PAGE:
Blessed are the undead / Invocation

The opening scene of The Walking Dead culminates in a police officer shooting a little girl in the head. There was no one else around, and she only approached him slowly. But with one half of her face missing and that look in her eyes it’s easy to understand why he did it.

Zombie stories tap into something very primal within us. The fear we experience is not primarily due to gruesome injuries or freakish eyeballs; it’s something much deeper than that. It’s the spectre of the undead that haunts us. We all love to hate death, but once it stops playing by the rules and people who die aren’t really dead we lose a fundamental power over the world. This is why a policeman shoots a little girl in the head from close range. The alternative is too terrifying.

The image of the little zombie girl and the tall, armed police officer reveals why the spectre of the undead is so vital to us. It opens us to the haunting reality that we would prefer to kill and be done with. That our power and privilege has victims. That whatever we do to ignore them and seal off the dark places, those victims slowly advance on our consciousness, demanding our recognition.

I don’t know about you but I’m a haunted house, fending off zombies every day.

Matthew’s Gospel – where we find the Beatitudes – is probably the most widely-known zombie apocalypse of all time. Although weirdly most people pretend it isn’t one.

The story is, of course, a kind of biography about Jesus – his birth, life and death. Near the end (SPOILER ALERT) Jesus gets killed, and at that moment all kinds of freakish stuff happens. The sky goes dark, there’s an earthquake, and dead people wander out of their tombs and into Jerusalem!

Who are they off to haunt? The Roman guards are the ones who freak-out first. They are the powerful ones after all. Instantly their Centurion goes weak-kneed and proclaims that Jesus was the Son of God, which is basically tantamount to defecting the army since that’s the title claimed by Caesar. I like to think they also paid a visit on the Temple Sanhedrin, the powerful religious figures who took out the contract on Jesus’ life. The undead threaten the powerful the most.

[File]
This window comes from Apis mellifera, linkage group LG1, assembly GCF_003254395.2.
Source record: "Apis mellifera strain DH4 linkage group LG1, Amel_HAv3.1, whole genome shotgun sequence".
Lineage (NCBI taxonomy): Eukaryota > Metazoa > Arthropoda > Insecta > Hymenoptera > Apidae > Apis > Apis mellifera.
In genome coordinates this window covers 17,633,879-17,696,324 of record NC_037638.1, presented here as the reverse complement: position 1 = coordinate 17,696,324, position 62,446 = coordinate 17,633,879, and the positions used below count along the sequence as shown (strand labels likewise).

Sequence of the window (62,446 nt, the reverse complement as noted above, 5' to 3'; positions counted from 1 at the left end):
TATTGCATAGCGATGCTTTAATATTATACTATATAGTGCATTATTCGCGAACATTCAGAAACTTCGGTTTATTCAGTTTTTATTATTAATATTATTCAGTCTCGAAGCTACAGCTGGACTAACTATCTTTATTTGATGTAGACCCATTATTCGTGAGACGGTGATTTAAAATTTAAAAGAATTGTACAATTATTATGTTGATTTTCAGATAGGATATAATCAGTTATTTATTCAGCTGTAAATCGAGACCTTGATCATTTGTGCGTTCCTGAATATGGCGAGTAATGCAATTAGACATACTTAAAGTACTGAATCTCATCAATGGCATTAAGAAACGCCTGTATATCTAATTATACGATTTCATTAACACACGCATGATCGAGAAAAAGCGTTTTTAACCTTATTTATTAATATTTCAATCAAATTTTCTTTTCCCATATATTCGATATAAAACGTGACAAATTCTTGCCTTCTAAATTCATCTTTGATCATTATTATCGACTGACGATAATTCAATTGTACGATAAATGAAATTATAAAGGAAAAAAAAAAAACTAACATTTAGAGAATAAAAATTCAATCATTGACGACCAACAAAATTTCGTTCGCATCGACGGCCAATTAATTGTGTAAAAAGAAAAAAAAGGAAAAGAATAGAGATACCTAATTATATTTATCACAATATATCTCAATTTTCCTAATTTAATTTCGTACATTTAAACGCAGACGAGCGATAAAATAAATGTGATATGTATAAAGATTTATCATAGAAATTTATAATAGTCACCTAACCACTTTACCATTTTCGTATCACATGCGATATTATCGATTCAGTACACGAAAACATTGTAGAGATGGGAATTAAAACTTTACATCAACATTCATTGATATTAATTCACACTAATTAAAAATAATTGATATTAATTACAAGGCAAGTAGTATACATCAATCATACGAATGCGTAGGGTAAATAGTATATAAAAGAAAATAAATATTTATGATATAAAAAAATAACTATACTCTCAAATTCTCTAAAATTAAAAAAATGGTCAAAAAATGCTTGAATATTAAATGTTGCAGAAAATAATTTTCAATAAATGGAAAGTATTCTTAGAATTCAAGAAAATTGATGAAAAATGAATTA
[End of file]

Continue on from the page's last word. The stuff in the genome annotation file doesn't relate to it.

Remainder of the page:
But what do they threaten them with? Are they infected with some virus which will destroy all of humankind? Do they seek living souls on which to feed? Or is that classic zombie plot-line a metaphor for the deeper truth of the walking dead: that until there is justice, there will be ghosts that haunt and maim and menace the present order of the world.

In Matthew’s Gospel Jesus is the Messiah, but not like any version of the Messiah anyone was expecting. He is a revolutionary, but not with a revolution like anyone was expecting.

He takes on the powerful with creative, non-violent resistance, and invokes the spectre of a new world.

Far more threatening than weapons (which Rome could always beat) are the ghosts of the oppressed which return to haunt the powerful. They cannot be killed and so remain a permanent reminder of the illegitimacy of the system and its oppression. It’s a non-violent revolution, but it is more terrifying than all the tools of war.

And it all begins on a mountain, with Jesus and his disciples and a new community, with the blessing for the undead; the invocation of ghosts – more commonly called the Beatitudes.

Here come the depressed, they own the future.
Here come the grieving, they will be comforted.
Here come the enslaved, they will have the whole earth.
Here come the ones who are starved of justice, they will be filled.
Here come the gracious, they will be shown grace.
Here come the uncorrupted, they will see God.
Here come the peacemakers, they will be protected.
Here come the oppressed, they own the future.
Here you come, you oppressed, you wrongly accused. Take heart, they did this to your heroes whose ghosts will not die.

Matt Valler